After talking about the fishing, they then transition to “The people are…” The next few minutes describe the hospitality and friendliness of the Venezuelan people. Most also provide recollections of some of the amazing fishing talent that gathered to fish the La Guaira Bank. The captains who fished there were too many and too influential to mention here.
Next, inevitably comes the expression of regret. “What a shame what has happened there…” After the almost mournful statement of sadness, whoever is doing the talking will usually recount the lead up of events that resulted in their departure. The story usually involves describing a fair bit of back and forth – “The fishing was good and the experience was so great… but it just wasn’t safe any longer…” There is usually an underlying sadness in these recollections – it seems as none of those who spent a lot of time fishing in Venezuela ever actually wanted to leave. Most describe their eventual departure as being forced out by circumstance.
After the stories and the expression of sadness at having to leave always comes the same thing – “I sure hope it gets better. I’d go back in a second.” Most anyone who has ever spent time in Venezuela, it seems, dreams of one day returning. With the return of political and economic stability there will be a trail of sportfishers steaming south from all over the United States, the Caribbean and Central America. This stream of boat traffic will be matched in size and franticness of pace by only by the Spanish Armada (Columbus first visited Venezuela in 1498).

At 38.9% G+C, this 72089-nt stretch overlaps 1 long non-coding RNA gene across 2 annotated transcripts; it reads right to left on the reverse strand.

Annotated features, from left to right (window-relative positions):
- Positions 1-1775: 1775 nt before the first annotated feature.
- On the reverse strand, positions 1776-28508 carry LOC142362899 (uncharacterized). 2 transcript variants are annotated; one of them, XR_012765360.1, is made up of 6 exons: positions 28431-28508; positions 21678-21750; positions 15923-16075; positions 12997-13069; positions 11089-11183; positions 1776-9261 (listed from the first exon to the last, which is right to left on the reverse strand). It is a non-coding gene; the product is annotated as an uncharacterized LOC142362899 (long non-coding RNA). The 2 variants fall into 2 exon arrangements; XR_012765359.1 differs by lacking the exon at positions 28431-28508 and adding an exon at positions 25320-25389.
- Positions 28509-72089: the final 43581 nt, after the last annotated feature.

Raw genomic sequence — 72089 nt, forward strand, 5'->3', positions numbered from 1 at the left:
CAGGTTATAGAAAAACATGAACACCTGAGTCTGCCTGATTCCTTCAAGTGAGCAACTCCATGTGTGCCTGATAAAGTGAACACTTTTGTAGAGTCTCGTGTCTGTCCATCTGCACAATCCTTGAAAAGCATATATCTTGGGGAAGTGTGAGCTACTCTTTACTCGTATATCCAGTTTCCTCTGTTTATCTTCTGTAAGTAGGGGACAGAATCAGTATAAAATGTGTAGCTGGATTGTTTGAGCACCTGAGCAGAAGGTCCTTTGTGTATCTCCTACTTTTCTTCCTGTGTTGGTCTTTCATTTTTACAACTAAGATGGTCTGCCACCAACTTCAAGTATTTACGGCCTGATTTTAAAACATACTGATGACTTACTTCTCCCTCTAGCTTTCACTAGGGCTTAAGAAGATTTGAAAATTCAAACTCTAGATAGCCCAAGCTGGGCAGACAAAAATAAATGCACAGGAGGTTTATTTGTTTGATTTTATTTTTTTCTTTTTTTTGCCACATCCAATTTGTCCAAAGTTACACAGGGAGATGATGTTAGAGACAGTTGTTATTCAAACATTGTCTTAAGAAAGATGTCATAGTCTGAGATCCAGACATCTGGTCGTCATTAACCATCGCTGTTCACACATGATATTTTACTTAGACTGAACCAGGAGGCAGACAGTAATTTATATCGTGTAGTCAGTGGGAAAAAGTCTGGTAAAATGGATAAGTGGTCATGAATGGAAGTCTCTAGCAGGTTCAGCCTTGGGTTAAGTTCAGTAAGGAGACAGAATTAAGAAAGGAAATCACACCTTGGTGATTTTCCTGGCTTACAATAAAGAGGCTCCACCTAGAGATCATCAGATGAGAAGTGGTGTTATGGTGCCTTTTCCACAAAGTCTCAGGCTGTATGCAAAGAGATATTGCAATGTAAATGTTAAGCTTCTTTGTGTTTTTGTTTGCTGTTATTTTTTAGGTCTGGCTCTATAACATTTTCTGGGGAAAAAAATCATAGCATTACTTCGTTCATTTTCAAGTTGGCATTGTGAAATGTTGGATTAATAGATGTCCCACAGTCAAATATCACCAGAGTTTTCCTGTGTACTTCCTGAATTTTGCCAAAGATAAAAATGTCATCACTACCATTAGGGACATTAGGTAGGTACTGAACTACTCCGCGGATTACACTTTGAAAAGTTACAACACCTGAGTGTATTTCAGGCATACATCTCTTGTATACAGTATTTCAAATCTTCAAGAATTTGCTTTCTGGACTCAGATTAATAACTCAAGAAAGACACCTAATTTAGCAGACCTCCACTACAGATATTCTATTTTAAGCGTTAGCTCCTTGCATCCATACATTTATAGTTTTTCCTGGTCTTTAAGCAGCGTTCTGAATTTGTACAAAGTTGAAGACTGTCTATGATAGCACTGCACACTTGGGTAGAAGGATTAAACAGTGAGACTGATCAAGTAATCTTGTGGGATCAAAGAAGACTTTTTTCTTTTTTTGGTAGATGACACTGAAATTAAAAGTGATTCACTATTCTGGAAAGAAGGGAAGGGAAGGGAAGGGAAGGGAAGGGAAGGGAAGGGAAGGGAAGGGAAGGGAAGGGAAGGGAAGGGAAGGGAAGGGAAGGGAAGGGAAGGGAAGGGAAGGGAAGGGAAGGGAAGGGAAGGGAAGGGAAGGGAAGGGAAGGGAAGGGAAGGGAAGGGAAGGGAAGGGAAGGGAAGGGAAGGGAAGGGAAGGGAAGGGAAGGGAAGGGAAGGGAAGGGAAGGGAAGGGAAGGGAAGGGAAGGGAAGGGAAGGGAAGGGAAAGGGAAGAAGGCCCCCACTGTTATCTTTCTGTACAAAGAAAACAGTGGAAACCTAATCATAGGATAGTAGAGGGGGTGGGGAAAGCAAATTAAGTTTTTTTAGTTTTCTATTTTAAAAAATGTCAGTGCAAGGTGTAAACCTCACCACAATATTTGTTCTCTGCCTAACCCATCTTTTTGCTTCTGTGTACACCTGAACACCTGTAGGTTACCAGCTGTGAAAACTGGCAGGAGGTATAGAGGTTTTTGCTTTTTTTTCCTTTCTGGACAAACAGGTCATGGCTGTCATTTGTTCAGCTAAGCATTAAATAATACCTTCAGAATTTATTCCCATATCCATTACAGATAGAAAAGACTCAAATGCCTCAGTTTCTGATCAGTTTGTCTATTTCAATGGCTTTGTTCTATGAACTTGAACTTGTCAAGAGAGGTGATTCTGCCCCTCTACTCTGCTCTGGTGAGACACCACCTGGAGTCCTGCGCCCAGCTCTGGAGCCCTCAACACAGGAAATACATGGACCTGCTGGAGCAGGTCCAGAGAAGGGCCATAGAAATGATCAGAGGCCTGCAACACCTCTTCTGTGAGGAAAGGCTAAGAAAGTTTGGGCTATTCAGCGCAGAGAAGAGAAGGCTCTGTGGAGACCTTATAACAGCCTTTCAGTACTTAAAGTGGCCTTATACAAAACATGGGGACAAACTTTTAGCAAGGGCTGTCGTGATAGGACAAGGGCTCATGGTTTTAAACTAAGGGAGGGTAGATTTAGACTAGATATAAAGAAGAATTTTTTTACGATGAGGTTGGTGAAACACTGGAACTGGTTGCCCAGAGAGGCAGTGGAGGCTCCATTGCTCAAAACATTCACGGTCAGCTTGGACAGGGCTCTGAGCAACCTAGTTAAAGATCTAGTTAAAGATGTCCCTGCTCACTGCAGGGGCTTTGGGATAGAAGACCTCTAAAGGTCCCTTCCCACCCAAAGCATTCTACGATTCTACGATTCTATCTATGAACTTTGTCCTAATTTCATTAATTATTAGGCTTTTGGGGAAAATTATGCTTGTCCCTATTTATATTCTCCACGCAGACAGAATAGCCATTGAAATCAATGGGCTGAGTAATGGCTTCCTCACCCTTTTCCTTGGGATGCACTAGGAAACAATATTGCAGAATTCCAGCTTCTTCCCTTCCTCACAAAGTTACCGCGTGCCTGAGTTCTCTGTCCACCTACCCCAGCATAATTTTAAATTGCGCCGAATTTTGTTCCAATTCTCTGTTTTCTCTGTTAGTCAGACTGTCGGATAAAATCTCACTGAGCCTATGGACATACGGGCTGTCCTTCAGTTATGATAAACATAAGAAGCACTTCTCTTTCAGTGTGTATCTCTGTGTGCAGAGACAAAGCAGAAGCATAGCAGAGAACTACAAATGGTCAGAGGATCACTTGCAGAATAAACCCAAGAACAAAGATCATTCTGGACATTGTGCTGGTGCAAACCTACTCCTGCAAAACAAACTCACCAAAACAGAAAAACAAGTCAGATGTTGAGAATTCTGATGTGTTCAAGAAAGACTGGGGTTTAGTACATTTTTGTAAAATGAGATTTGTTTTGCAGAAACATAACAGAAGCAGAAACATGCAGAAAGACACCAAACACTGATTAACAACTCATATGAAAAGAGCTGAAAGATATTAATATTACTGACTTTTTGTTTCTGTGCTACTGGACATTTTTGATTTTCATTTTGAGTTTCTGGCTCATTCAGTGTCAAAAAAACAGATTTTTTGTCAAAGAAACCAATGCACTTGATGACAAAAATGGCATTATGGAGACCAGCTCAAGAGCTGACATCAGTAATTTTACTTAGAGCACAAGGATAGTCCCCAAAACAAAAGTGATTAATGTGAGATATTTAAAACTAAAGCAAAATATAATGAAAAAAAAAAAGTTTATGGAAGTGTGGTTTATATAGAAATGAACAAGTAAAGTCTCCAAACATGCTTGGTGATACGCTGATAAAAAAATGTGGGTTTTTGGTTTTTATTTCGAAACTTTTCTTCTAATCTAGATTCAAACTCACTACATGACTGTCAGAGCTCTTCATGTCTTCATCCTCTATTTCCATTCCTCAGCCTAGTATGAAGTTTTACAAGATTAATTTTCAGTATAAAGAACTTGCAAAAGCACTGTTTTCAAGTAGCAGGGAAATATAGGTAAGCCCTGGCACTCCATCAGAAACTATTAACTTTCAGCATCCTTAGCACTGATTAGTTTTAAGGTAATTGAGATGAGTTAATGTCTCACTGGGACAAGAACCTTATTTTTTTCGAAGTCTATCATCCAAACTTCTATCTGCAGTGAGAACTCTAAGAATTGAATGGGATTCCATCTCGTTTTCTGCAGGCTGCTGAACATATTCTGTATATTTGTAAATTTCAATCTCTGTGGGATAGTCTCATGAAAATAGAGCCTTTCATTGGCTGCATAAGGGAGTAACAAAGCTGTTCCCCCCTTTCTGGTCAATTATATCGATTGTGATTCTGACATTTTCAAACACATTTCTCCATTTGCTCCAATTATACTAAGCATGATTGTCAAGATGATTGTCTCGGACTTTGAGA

What’s Happening in Venezuela
Before going any further we must make one thing clear. While most of those reading this may have only thought of Venezuela as it relates to fishing, everything else pales in comparison to what is happening to the people of the country. Venezuela is in the midst of a crushing economic depression and a humanitarian crisis of historic proportions. There are shortages of food, medicines and other basic necessities. Crime rates have sky rocketed, the country’s public health care system has collapsed. There are reports of mass hunger. By some estimates, 80% of Venezuelan households lack access to sufficient food.